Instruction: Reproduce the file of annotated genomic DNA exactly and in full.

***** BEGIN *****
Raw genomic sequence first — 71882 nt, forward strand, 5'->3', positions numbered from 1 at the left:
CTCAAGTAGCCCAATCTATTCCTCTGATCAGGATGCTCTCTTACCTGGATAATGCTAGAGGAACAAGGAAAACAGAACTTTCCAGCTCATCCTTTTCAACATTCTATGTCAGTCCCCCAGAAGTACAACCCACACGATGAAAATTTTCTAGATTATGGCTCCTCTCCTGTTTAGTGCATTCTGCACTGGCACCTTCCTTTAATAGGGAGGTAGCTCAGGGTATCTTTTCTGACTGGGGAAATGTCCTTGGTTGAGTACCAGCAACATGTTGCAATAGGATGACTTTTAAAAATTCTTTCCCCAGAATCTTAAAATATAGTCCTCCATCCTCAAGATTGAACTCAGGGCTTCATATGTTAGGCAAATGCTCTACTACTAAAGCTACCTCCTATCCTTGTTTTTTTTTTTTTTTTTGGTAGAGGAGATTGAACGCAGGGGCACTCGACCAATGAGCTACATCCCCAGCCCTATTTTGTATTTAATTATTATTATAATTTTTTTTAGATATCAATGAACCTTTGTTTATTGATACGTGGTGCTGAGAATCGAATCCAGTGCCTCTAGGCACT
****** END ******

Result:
Raw genomic sequence first — 71882 nt, forward strand, 5'->3', positions numbered from 1 at the left:
CTCAAGTAGCCCAATCTATTCCTCTGATCAGGATGCTCTCTTACCTGGATAATGCTAGAGGAACAAGGAAAACAGAACTTTCCAGCTCATCCTTTTCAACATTCTATGTCAGTCCCCCAGAAGTACAACCCACACGATGAAAATTTTCTAGATTATGGCTCCTCTCCTGTTTAGTGCATTCTGCACTGGCACCTTCCTTTAATAGGGAGGTAGCTCAGGGTATCTTTTCTGACTGGGGAAATGTCCTTGGTTGAGTACCAGCAACATGTTGCAATAGGATGACTTTTAAAAATTCTTTCCCCAGAATCTTAAAATATAGTCCTCCATCCTCAAGATTGAACTCAGGGCTTCATATGTTAGGCAAATGCTCTACTACTAAAGCTACCTCCTATCCTTGTTTTTTTTTTTTTTTTTGGTAGAGGAGATTGAACGCAGGGGCACTCGACCAATGAGCTACATCCCCAGCCCTATTTTGTATTTAATTATTATTATAATTTTTTTTAGATATCAATGAACCTTTGTTTATTGATACGTGGTGCTGAGAATCGAATCCAGTGCCTCTAGGCACT